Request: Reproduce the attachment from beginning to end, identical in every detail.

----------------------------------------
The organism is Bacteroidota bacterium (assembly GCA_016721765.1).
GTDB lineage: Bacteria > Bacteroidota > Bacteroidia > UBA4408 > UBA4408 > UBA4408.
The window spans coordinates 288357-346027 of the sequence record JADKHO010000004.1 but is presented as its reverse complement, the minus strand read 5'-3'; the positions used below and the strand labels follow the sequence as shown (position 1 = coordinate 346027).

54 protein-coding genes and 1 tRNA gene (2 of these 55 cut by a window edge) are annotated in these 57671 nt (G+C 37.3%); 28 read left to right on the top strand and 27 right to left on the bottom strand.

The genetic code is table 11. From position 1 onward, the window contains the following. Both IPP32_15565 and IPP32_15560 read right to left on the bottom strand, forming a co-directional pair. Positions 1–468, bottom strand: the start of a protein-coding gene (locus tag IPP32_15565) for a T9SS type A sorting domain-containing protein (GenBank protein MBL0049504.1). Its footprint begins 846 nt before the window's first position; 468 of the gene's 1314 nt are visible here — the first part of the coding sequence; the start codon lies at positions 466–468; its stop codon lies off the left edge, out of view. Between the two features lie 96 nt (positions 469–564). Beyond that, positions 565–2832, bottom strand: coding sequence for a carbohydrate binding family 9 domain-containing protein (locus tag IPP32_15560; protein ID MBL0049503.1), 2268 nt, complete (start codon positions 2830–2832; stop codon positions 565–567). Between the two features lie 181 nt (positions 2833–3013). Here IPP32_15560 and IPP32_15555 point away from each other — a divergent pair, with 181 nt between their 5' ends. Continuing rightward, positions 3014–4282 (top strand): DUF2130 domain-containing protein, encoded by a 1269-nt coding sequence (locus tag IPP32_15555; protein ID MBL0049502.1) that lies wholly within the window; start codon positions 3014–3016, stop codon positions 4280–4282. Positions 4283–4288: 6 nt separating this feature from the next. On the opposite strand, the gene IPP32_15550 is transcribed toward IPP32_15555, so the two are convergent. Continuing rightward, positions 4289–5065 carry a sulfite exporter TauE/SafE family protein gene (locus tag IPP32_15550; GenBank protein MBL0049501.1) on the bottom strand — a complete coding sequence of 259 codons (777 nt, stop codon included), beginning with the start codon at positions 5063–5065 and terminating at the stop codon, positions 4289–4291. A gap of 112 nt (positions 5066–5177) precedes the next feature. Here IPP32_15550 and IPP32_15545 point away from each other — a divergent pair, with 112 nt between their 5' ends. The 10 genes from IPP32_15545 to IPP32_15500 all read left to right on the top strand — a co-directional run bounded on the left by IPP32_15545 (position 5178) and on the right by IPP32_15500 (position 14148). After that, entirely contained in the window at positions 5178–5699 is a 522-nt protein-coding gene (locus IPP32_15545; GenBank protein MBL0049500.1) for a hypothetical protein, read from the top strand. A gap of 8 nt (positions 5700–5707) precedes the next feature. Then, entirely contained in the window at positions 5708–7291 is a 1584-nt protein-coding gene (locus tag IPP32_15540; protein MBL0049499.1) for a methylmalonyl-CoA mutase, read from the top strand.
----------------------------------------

The organism is Bacteroidota bacterium (assembly GCA_016721765.1).
GTDB lineage: Bacteria > Bacteroidota > Bacteroidia > UBA4408 > UBA4408 > UBA4408.
The window spans coordinates 288357-346027 of the sequence record JADKHO010000004.1 but is presented as its reverse complement, the minus strand read 5'-3'; the positions used below and the strand labels follow the sequence as shown (position 1 = coordinate 346027).

54 protein-coding genes and 1 tRNA gene (2 of these 55 cut by a window edge) are annotated in these 57671 nt (G+C 37.3%); 28 read left to right on the top strand and 27 right to left on the bottom strand.

The genetic code is table 11. From position 1 onward, the window contains the following. Both IPP32_15565 and IPP32_15560 read right to left on the bottom strand, forming a co-directional pair. Positions 1–468, bottom strand: the start of a protein-coding gene (locus tag IPP32_15565) for a T9SS type A sorting domain-containing protein (GenBank protein MBL0049504.1). Its footprint begins 846 nt before the window's first position; 468 of the gene's 1314 nt are visible here — the first part of the coding sequence; the start codon lies at positions 466–468; its stop codon lies off the left edge, out of view. Between the two features lie 96 nt (positions 469–564). Beyond that, positions 565–2832, bottom strand: coding sequence for a carbohydrate binding family 9 domain-containing protein (locus tag IPP32_15560; protein ID MBL0049503.1), 2268 nt, complete (start codon positions 2830–2832; stop codon positions 565–567). Between the two features lie 181 nt (positions 2833–3013). Here IPP32_15560 and IPP32_15555 point away from each other — a divergent pair, with 181 nt between their 5' ends. Continuing rightward, positions 3014–4282 (top strand): DUF2130 domain-containing protein, encoded by a 1269-nt coding sequence (locus tag IPP32_15555; protein ID MBL0049502.1) that lies wholly within the window; start codon positions 3014–3016, stop codon positions 4280–4282. Positions 4283–4288: 6 nt separating this feature from the next. On the opposite strand, the gene IPP32_15550 is transcribed toward IPP32_15555, so the two are convergent. Continuing rightward, positions 4289–5065 carry a sulfite exporter TauE/SafE family protein gene (locus tag IPP32_15550; GenBank protein MBL0049501.1) on the bottom strand — a complete coding sequence of 259 codons (777 nt, stop codon included), beginning with the start codon at positions 5063–5065 and terminating at the stop codon, positions 4289–4291. A gap of 112 nt (positions 5066–5177) precedes the next feature. Here IPP32_15550 and IPP32_15545 point away from each other — a divergent pair, with 112 nt between their 5' ends. The 10 genes from IPP32_15545 to IPP32_15500 all read left to right on the top strand — a co-directional run bounded on the left by IPP32_15545 (position 5178) and on the right by IPP32_15500 (position 14148). After that, entirely contained in the window at positions 5178–5699 is a 522-nt protein-coding gene (locus IPP32_15545; GenBank protein MBL0049500.1) for a hypothetical protein, read from the top strand. A gap of 8 nt (positions 5700–5707) precedes the next feature. Then, entirely contained in the window at positions 5708–7291 is a 1584-nt protein-coding gene (locus tag IPP32_15540; protein MBL0049499.1) for a methylmalonyl-CoA mutase, read from the top strand.